Recently, the Bank of England announced their intentions to design a new £50 note, accepting nominations of British people who have “shaped thought, innovation, leadership or values in the UK” and are asking for the public to “Think Science.” Whilst many of the nominations on the shortlist merit recognition for their contribution to society, there are but few who deserve the honour of being on the £50 note, none of which more so than Ada Lovelace.
Ada Lovelace is thought to be one of the first to truly conceptualise the idea of a ‘thinking machine’, something we utilise in almost every aspect of our lives now, a computer. She saw what no one else could, and had people seen her for the visionary she was, our world could have become a very different place.
Born into a failing marriage, Ada’s father, renowned British poet, and swashbuckling heartthrob Lord Byron divorced from her mother and left Ada Lovelace when she was but a month old, never to see her again. And yet the impression left upon her of her father’s creativity shone through, as it was this creativity that allowed her to think of the impossible. In fact it was the torn relationship between her parents that led to her scientific and logical upbringing; her mother, Lady Anne Byron, was determined to rid any hint of Lord Byron’s poetic and free-willed nature in her daughter, and as such she raised Lovelace on a diet of mathematics and logic, a true rarity for a woman in Victorian England.
Ada Lovelace is thought to be one of the first to truly conceptualise the idea of a ‘thinking machine’, something we utilise in almost every aspect of lives now, a computer
As a young girl she was often plagued by illness, and yet through this, she continued her education and developed a true passion for mathematics. At the tender age of 13 she decided she wanted to fly, and so began one of her first projects; she studied the anatomy of birds, investigated different materials for wings, considered how the proportions between the wings and the body might affect flight, and in doing so designed a mechanical bird that could flap its wings. She thus concluded that it may be possible to integrate steam with the “art of flying”. Considering that the first successful sustained flight of an aircraft was accomplished in 1903, it was clear that her intelligence and imagination were leagues ahead of her time.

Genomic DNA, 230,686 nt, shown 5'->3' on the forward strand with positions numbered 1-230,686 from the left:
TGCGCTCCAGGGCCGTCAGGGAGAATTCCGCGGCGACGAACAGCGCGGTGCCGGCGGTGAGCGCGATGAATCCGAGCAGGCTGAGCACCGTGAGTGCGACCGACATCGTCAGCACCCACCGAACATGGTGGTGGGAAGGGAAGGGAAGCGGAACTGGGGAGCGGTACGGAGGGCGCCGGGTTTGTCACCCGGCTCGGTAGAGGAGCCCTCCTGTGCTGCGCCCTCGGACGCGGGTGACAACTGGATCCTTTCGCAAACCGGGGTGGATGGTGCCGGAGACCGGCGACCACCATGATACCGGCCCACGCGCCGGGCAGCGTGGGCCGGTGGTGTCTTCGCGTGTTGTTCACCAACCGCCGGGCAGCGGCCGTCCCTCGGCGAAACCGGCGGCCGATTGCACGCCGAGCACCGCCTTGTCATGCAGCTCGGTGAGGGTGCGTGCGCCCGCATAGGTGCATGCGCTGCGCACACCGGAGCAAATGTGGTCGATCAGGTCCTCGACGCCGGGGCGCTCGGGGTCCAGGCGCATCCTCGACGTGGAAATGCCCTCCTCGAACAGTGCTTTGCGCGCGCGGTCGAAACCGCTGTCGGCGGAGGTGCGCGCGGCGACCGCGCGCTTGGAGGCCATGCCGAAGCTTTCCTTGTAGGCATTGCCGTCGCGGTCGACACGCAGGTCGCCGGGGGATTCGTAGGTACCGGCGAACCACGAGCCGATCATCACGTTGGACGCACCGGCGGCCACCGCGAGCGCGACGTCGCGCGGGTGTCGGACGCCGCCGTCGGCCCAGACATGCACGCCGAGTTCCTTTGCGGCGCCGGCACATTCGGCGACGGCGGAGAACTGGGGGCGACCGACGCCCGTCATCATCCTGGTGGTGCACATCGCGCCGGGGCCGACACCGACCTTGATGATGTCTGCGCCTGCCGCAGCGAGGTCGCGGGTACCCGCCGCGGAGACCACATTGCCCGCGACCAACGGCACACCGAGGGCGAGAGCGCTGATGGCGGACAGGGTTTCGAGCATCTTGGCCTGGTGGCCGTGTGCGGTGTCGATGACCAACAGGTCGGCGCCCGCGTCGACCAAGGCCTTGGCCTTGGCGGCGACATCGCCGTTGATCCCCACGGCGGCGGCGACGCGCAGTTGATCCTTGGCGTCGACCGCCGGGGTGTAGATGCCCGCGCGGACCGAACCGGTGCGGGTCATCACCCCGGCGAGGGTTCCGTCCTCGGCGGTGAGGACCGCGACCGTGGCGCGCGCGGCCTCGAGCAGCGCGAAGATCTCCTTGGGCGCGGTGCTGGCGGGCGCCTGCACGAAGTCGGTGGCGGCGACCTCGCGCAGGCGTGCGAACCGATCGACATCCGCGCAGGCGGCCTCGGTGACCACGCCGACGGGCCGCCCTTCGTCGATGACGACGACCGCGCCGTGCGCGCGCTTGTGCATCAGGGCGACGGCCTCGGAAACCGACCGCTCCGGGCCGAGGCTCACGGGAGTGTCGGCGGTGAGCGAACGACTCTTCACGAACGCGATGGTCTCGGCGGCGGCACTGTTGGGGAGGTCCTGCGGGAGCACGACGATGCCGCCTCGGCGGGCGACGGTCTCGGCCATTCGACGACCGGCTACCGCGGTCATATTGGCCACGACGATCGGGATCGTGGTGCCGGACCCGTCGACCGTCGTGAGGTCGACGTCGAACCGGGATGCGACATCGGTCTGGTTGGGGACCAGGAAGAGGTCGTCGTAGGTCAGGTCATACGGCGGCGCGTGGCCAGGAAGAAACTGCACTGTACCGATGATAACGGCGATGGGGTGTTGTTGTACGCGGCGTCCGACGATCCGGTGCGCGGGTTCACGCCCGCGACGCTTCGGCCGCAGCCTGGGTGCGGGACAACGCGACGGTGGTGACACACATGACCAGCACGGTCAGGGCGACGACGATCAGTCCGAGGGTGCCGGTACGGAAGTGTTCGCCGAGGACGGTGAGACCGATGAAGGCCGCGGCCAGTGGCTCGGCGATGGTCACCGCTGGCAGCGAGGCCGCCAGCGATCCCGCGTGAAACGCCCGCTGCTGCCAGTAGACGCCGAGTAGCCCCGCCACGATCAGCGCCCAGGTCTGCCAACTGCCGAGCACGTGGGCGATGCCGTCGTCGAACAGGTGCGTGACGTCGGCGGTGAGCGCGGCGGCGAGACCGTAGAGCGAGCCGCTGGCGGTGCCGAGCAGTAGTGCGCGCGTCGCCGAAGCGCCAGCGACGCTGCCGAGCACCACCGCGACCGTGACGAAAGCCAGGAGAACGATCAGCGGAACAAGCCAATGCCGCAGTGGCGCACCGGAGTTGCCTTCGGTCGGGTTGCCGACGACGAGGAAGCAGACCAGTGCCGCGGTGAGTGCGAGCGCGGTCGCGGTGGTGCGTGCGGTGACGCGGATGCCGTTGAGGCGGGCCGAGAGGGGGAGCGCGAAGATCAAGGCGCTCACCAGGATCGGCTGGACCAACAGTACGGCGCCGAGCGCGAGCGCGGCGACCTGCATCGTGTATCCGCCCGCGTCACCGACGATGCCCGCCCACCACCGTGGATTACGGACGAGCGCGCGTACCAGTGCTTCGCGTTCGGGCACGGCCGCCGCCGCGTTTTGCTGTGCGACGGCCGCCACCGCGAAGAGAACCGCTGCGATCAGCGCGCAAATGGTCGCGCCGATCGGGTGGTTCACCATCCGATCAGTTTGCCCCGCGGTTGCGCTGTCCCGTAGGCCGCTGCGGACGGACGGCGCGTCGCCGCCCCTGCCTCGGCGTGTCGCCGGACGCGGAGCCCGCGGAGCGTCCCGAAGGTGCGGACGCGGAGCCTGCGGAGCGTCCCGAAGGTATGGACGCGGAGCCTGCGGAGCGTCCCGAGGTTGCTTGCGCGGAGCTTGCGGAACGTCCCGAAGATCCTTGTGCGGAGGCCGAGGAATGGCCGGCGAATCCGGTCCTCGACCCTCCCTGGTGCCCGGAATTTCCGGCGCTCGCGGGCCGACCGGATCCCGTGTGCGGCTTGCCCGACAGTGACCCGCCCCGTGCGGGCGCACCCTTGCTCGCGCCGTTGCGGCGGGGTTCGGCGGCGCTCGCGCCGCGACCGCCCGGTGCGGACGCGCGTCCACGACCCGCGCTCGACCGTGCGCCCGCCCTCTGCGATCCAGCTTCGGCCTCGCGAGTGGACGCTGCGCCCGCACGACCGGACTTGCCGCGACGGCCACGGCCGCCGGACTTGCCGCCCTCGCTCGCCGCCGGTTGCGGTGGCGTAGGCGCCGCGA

As a young woman, Ada Lovelace began studying under her tutor and friend, Charles Babbage, a prominent polymath and inventor. And though she continually proved to be an excellent mathematician in her own right, she was only ever considered to be good, for a woman, and was never thought of as an equal. When Charles Babbage designed what he called an Analytical Engine (effectively an embodiment of the principles of a modern digital computer), he could only go so far as to think of it as a number cruncher, but for Lovelace, after taking the time to truly understand the complexities of the machine, she saw it as so much more than just a calculator. Over the next decade, Ada Lovelace married and miraculously survived her pregnancies, all the while continuing her work in an attempt to understand the capabilities of Babbage’s Analytical Engine. In 1843, whilst translating another mathematician’s notes on the machine, Lovelace was given the opportunity to include with it some reflections of her own, in which she wrote the first ever computer program, thus becoming the first ever published computer programmer.
Unfortunately, Babbage was never able to receive the funding needed to produce such a large and intricate machine and whilst Lovelace was confident that she could persuade members of parliament to continue their funding into his work, Babbage refused to entrust her with this task. As such the great Analytical Machine was forgotten, with Babbage moving on to other projects, leaving Ada’s dreams of a marvellous steam-powered machine capable of producing music, art, information and more, forgotten. She later died at the age of 36 from ovarian cancer.
Babbage was never able to receive the funding needed to produce such a large and intricate machine
In barely three decades on this planet, Ada Lovelace saw greater into the future than anyone before or since. Her fellow visionary rediscovered much of her work more than a century later and is perhaps the only reason we know of her today, but her legacy remains obscured. This is a unique opportunity to put a face in front of the British people, get her name in the news with this announcement and transform her into part of the national iconography.